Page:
P R O D U C T I O N
Direction, camera, script and editing: Malin Pettersson Öberg
Voice recording: Johan Chandorkar, Pernilla Ståhl – Umami Produktion
Post production: Nils Fridén – Velourfilm
Translation and proofreading: Malin Pettersson Öberg and Ola Ståhl
Technological support and installation: Eidotech (Berlin), Martin Wallin (Uppsala konstmuseum)
Video documentation: Timo Menke
Thank you: Hiroshi Ashikaga, Yoi Kawakubo, Atsushi Sakamoto (Fukushima Prefectorial Art Museum), Ikumi Aihara, Kaoru Kumagai (Kotobuki Alternative Network), Prof. Tsutomu Tomotsune and Daizo Tanaka (Tokyo University of Foreign Studies), the staff of Youkobo Art Space, Tokyo, William Andrews (Throw Out Your Books), The Japan Foundation Library, Tokyo, Raoul Délémazure (Association Georges Perec), Paris, Filmform, Stockholm, Rebecka Wigh Abrahamsson (Uppsala konstmuseum), Hiroko Tsuchimoto and Per Åhlund (Fylkingen/EMS), Michiko Inoue, Cecilia Björk, and the artists who participated in ‘Species of Spaces 1974′.
Download film dialogue and production information (Malin Pettersson Öberg, EN)
Download press review Uppsala Nya Tidning, 2016.09.28 (Susanne Sigroth-Lambe, SE)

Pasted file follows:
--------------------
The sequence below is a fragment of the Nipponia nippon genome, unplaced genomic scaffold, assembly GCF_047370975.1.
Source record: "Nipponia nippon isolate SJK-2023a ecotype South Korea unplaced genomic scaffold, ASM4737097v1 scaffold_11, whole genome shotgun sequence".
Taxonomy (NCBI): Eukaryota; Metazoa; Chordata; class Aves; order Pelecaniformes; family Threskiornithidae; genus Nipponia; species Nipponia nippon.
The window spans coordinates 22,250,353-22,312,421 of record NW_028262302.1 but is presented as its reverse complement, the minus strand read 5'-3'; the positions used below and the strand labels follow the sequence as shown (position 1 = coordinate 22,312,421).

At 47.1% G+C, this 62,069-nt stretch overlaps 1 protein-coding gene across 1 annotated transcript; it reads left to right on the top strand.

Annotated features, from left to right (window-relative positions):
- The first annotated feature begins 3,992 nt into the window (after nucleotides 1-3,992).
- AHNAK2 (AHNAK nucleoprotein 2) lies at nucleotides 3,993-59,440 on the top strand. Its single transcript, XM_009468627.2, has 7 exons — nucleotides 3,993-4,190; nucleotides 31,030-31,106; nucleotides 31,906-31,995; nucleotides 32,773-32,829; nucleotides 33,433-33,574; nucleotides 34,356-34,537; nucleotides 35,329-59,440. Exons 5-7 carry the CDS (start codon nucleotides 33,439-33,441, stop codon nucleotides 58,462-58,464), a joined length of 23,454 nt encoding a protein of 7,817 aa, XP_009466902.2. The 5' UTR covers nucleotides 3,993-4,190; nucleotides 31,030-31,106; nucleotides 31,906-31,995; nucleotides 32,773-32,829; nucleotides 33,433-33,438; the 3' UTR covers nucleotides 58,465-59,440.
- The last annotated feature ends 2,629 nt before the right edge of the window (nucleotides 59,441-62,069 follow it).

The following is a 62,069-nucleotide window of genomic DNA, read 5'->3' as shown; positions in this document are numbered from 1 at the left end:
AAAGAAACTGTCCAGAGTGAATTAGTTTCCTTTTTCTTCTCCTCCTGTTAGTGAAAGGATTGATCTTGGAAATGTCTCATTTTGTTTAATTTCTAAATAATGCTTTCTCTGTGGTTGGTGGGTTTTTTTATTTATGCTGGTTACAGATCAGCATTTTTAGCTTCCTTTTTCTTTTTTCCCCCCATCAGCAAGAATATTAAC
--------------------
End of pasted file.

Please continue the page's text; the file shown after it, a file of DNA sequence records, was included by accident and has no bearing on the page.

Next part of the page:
”Malin Pettersson Öberg has explored her interest in what Georges Perec describes as ”uninhabitable spaces”; places affected by environmental disaster or human irresponsibility. Such an unstable and precarious place of today is the evacuation zone surrounding the Japanese nuclear power plant Fukushima Daiichi. Her silent video montages accompanied by a voice-over, emphasize how time has frozen in these places. With the sharp and distanced observations of a voyager, Pettersson Öberg creates associative links between the Mitsubishi headquarters in the financial districts of Tokyo, which was bombed by a revolutionary group in 1974, socially exposed areas inhabited by temporary nuclear power plant workers, and the ”forbidden zone”. The artist asks questions about time, space, transition and representation. In a reflection on the Japanese concept of space, where darkness and light, impermanence and stability, seem to be interchangeable, she quotes Roland Barthes: ”to visit a place for the first time is thereby to begin to write it”.